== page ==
Sacramento construction employment thrives, SF slumps as nation feels the impact of COVID-19

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Construction employment in the Sacramento area increased by 4% in the past 12 months, making it one of the most successful areas of the country despite losses elsewhere because of the COVID-19 pandemic.

The Sacramento–Roseville–Arden-Arcade market area gained 31,000 jobs in the 12 months between February 2020 and February 2021. The 4% gain to 73,700 jobs contrasts with a 12% decline in San Francisco and 5% in Los Angeles, according to US Department of Labor data compiled by the Associated General Contractors (AGC) of America.

In detail, here is the data for California by region, industry, employment in Feb. 2020, Feb. 2021, net gain/loss and percentage change.

  • Statewide Construction 891,900 859,600 -32,300 -4%
  • Statewide Mining, Logging, and Construction 913,500 877,400 -36,100 -4%
  • Anaheim-Santa Ana-Irvine Div. Construction 106,600 101,600 -5,000 -5% 210
  • Bakersfield Construction 16,200 14,200 -2,000 -12% 313
  • Chico  Mining, Logging, and Construction 4,400 3,900 -500 -11% 303
  • El Centro Mining, Logging, and Construction 2,000 1,600 -400 -20% 349
  • Fresno Construction 19,200 17,800 -1,400 -7% 247
  • Hanford-Corcoran Mining, Logging, and Construction 900 1,000 100 11% 6
  • Los Angeles-Long Beach-Glendale Div. Construction 153,400 145,200 -8,200 -5% 210
  • Madera Mining, Logging, and Construction 2,000 1,900 -100 -5% 210
  • Merced Mining, Logging, and Construction 2,700 2,500 -200 -7% 247
  • Modesto Mining, Logging, and Construction 10,100 9,700 -400 -4% 181
  • Napa Mining, Logging, and Construction 4,400 4,100 -300 -7% 247
  • Oakland-Hayward-Berkeley Div. Construction 75,400 73,100 -2,300 -3% 157
  • Oxnard-Thousand Oaks-Ventura Construction 17,200 16,300 -900 -5% 210
  • Redding Mining, Logging, and Construction 4,000 3,600 -400 -10% 293
  • Riverside-San Bernardino-Ontario Construction 108,900 108,400 -500 -0.5% 124
  • Sacramento–Roseville–Arden-Arcade Construction 70,600 73,700 3,100 4% 31
  • Salinas Construction 6,600 6,300 -300 -5% 210
  • San Diego-Carlsbad Construction 84,000 85,600 1,600 2% 53
  • San Francisco-Redwood City-South San Francisco Div.Construction 46,400 40,700 -5,700 -12% 313
  • San Jose-Sunnyvale-Santa Clara Construction 53,200 49,600 -3,600 -7% 247
  • San Luis Obispo-Paso Robles-Arroyo Grande Mining, Logging, and Construction 8,500 8,000 -500 -6% 231
  • San Rafael Div. Construction 7,600 7,200 -400 -5% 210
  • Santa Cruz-Watsonville Mining, Logging, and Construction 4,600 4,400 -200 -4% 181
  • Santa Maria-Santa Barbara Construction 9,100 8,400 -700 -8% 269
  • Santa Rosa Construction 16,700 15,300 -1,400 -8% 269
  • Stockton-Lodi Construction 13,300 12,500 -800 -6% 231
  • Vallejo-Fairfield Construction 11,900 10,200 -1,700 -14% 331
  • Visalia-Porterville Mining, Logging, and Construction 6,500 6,300 -200 -3% 157
  • Yuba City Mining, Logging, and Construction 2,800 2,400 -400 -14% 331

AGC says construction employment decreased from February 2020 to February 2021 in 236 of the nation’s metro areas, amid project cancellations, rising material prices and supply chain problems. Association officials said that the industry will struggle to add jobs in the future if a series of proposed new labor laws, including the PRO Act, were to be put into law by the current Congress and administration.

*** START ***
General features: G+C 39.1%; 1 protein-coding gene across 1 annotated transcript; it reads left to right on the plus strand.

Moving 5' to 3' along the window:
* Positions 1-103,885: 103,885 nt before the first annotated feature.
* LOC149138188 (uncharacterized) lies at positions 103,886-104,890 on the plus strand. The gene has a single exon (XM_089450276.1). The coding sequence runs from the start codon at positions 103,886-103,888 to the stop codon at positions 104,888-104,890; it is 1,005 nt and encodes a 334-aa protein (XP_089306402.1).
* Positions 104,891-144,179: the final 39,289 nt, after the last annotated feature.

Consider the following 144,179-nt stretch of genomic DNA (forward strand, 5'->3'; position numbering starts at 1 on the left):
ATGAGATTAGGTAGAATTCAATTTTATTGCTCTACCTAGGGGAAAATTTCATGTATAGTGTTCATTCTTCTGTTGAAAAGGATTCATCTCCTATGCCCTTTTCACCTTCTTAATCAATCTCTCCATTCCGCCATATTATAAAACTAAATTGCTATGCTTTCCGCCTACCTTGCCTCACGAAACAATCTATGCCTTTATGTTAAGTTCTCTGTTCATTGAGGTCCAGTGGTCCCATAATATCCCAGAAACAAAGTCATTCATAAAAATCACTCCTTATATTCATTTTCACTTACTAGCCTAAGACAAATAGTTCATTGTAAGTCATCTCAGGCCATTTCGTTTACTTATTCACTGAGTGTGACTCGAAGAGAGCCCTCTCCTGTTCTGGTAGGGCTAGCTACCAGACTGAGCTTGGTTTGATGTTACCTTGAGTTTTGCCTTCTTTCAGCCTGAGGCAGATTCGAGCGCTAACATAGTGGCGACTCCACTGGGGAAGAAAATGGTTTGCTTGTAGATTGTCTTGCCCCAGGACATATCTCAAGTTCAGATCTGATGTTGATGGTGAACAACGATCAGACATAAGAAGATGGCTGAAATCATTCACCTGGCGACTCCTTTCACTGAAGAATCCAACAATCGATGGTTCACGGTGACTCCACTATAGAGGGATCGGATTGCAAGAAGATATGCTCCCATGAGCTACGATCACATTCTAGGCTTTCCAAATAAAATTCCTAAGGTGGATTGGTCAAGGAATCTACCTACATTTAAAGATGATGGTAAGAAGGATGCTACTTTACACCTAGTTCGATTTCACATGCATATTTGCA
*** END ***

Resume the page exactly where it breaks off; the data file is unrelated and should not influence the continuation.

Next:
“Relatively few places have recovered from the pandemic-induced impacts on the construction industry,” said Ken Simonson, the association’s chief economist. “Project cancellations, spiking materials prices and significant supply chain challenges are making it hard for most firms to add new construction jobs compared to a year ago.”

Houston-The Woodlands-Sugar Land, Texas lost the largest number of construction jobs over the 12-month period (-37,600 jobs, -16 percent), followed by New York City (-26,700 jobs, -17 percent); Chicago-Naperville-Arlington Heights, Ill. (-12,900 jobs, -11 percent) and Midland, Texas (-11,600 jobs, -31 percent). Odessa, Texas had the largest percentage decline (-40 percent, -8,200 jobs), followed by Lake Charles, La. (-39 percent, -7,700 jobs); Midland; Longview, Texas (-23 percent, -3,400 jobs) and Laredo, Texas (-23 percent, -900 jobs).

Only 83 metro areas added construction jobs during the past 12 months, while construction employment was stagnant in 39 metro areas. Sacramento–Roseville–Arden-Arcade, Calif. added the most construction jobs over 12 months (3,100 jobs, 4 percent), followed by Seattle-Bellevue-Everett, Wash. (2,800 jobs, 3 percent); Ogden-Clearfield, Utah (2,800 jobs, 14 percent) and Boise, Idaho (2,700 jobs, 10 percent). Sierra Vista-Douglas, Ariz. had the highest percentage increase (40 percent, 1,000 jobs), followed by Cleveland, Tenn. (16 percent, 300 jobs); Lawrence-Methuen Town-Salem, Mass.-N.H. (15 percent, 500 jobs) and St. George, Utah (15 percent, 1,300 jobs).

Association officials cautioned that federal officials are considering a host of measures that will not only undermine proposed new infrastructure investments, but also make it harder for firms to add new employees. Foremost among those challenges are the PRO Act, which would unleash a new wave of labor instability. The measure would likely lead to a host of new strikes and jobsite disruptions that will make it hard for firms to add new employees.

“It will be hard for firms to add new employees if they have no idea whether the jobs they are working on will be shut down because of the wide range of labor actions encouraged by the PRO Act,” said Stephen E. Sandherr, the association’s chief executive officer. “New infrastructure investments will certainly help the industry, but our members won’t be able to build back better if the work is mired in labor uncertainty.”

View the metro employment 12-month , , , , and .

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